Traditionally, customers have found it difficult to switch between suppliers for sources of imagery. Once a single supplier has been found, the investment in time and energy to switch to others, dealing with a whole new set of product specifications, ordering processing, and licensing conditions, makes it far easier to stick with one source. Furthermore, if a customer wants imagery then they have to select from imagery that someone else wanted (catalogue imagery), or fresh collection on terms that involve the customer taking on significant risk (e.g. paying for a certain amount of cloud cover).

3. Finally, does price respond to supply?

It is clear imaging capacity is highly variable from location to location and capacity is growing, yet pricing remains insensitive to demand. The lack of dynamic pricing is perhaps the clearest indicator that the market is not operating in a healthy manner. Situations in which excess capacity is available should drive down pricing, while situations in which demand is very high should attract a price premium and this should change over time.


The key to generating a healthy market and perhaps helping to avoid an “iphone moment”, is to ensure that the right-to-left arrow is strong – in other words, the market is dynamic, not static. There are some things that could be done as follows:

1. Make old archive imagery open source. The enlightened USGS and EU policies in relation to the Landsat and Copernicus programs are illustrative of what can happen when you create stuff for free. Are we throwing away valuable revenue? Hardly, as the current market for imagery that is several years old is minuscule. Open this for free and everyone can “try the product” whether in terms of eyeballing or analysis before they buy. How old is “old” is a matter for discussion.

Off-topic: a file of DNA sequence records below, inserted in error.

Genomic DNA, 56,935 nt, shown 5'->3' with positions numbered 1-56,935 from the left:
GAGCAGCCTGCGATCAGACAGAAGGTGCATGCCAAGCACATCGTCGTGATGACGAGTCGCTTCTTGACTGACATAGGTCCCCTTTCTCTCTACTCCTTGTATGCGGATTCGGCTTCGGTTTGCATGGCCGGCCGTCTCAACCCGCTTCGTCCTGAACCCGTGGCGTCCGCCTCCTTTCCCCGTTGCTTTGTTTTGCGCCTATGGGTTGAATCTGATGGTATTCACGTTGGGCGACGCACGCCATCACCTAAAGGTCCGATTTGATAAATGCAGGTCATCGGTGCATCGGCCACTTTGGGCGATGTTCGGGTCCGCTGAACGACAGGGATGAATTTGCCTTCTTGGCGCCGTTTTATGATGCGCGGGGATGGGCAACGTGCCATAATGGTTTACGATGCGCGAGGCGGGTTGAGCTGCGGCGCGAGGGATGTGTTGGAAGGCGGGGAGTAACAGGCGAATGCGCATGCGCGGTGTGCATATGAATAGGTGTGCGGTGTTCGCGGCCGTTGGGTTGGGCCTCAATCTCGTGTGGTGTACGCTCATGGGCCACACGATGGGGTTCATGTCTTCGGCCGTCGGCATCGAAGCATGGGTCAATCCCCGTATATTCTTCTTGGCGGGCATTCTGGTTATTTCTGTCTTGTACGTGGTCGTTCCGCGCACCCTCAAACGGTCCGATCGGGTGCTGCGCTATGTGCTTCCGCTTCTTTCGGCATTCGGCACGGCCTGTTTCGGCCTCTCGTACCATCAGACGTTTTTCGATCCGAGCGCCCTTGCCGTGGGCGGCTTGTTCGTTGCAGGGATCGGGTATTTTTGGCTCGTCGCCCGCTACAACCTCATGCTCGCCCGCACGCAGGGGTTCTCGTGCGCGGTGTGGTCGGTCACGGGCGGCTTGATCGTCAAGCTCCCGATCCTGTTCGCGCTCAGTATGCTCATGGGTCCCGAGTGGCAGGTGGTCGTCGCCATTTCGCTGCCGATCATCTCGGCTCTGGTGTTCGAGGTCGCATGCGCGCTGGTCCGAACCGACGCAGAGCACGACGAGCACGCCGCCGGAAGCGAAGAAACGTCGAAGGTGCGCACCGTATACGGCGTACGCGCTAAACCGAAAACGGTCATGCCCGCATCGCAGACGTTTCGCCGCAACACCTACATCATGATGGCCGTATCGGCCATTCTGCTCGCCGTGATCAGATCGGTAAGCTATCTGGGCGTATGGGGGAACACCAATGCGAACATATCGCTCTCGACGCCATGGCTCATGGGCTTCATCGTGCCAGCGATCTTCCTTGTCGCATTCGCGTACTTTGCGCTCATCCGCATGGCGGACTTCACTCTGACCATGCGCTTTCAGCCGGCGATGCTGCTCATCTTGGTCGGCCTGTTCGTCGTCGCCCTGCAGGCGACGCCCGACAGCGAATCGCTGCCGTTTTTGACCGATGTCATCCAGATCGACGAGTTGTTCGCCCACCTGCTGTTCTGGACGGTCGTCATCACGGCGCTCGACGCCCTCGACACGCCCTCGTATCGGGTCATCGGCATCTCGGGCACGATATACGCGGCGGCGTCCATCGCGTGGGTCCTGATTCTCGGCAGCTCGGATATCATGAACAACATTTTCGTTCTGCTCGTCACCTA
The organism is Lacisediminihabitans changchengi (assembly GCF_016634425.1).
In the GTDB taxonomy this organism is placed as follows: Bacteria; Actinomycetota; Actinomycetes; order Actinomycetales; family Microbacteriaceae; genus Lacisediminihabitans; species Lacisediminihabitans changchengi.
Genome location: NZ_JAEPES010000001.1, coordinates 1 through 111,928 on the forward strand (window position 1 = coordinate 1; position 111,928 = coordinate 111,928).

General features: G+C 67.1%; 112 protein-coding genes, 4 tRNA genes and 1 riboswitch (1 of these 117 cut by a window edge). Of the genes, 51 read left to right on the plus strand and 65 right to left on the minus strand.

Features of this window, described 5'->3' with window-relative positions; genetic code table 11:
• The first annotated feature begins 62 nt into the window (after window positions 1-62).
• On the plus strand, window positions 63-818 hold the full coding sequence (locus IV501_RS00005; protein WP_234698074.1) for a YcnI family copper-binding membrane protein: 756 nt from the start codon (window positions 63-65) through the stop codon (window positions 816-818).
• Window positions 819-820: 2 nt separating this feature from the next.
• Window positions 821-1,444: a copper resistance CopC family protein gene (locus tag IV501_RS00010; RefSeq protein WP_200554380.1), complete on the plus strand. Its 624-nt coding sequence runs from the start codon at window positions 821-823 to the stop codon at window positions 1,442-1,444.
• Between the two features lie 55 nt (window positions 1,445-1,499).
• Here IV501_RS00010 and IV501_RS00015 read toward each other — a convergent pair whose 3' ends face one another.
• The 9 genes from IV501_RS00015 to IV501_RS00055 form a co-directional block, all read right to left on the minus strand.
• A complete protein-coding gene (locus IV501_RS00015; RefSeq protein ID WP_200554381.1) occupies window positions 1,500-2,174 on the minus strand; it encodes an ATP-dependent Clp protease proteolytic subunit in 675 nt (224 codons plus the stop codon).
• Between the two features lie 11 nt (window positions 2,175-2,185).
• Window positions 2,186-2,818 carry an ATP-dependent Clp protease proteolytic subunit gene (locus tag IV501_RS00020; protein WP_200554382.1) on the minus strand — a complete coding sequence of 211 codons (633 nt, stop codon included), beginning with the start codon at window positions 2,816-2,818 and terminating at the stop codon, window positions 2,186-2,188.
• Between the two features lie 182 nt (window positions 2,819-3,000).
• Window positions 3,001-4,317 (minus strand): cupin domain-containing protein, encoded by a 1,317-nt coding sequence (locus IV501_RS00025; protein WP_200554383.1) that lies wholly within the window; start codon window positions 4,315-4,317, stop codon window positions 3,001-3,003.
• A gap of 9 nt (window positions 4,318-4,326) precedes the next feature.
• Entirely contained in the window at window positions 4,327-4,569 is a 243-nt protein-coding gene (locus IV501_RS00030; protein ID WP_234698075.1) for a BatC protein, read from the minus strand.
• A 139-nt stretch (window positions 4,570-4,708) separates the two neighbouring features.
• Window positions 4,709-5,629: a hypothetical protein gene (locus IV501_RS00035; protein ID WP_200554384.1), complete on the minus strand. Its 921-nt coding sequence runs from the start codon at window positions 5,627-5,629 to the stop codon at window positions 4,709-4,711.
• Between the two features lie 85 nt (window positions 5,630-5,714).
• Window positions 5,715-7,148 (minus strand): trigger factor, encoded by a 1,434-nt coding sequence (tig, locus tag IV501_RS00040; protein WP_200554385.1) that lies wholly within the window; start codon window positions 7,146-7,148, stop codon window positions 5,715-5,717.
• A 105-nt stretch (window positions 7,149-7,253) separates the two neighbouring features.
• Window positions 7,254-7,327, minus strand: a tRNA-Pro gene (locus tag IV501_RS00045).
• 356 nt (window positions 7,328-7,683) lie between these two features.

2. As a supplier, recognize the increasingly competitive landscape and create more flexible services that enable you to respond to requests on customer terms. This will give you invaluable business intelligence, helping you to formulate your business strategy, and will give you a competitive edge in the current market. Increasing competition will, at some point, break the current operating model. It is best not to wait for this to happen before reacting.

3. Simplify, simplify, simplify. Pricing, product descriptions, licensing, etc. Sure, have the technical details available, but make everything else transparent and clear.

Of course, Earth Observation sector should continue to innovate and create fantastic new sensors, platforms, and processing techniques, but we think that the fundamentals of the market need to be addressed with some urgency to enable to sector to meet its potential.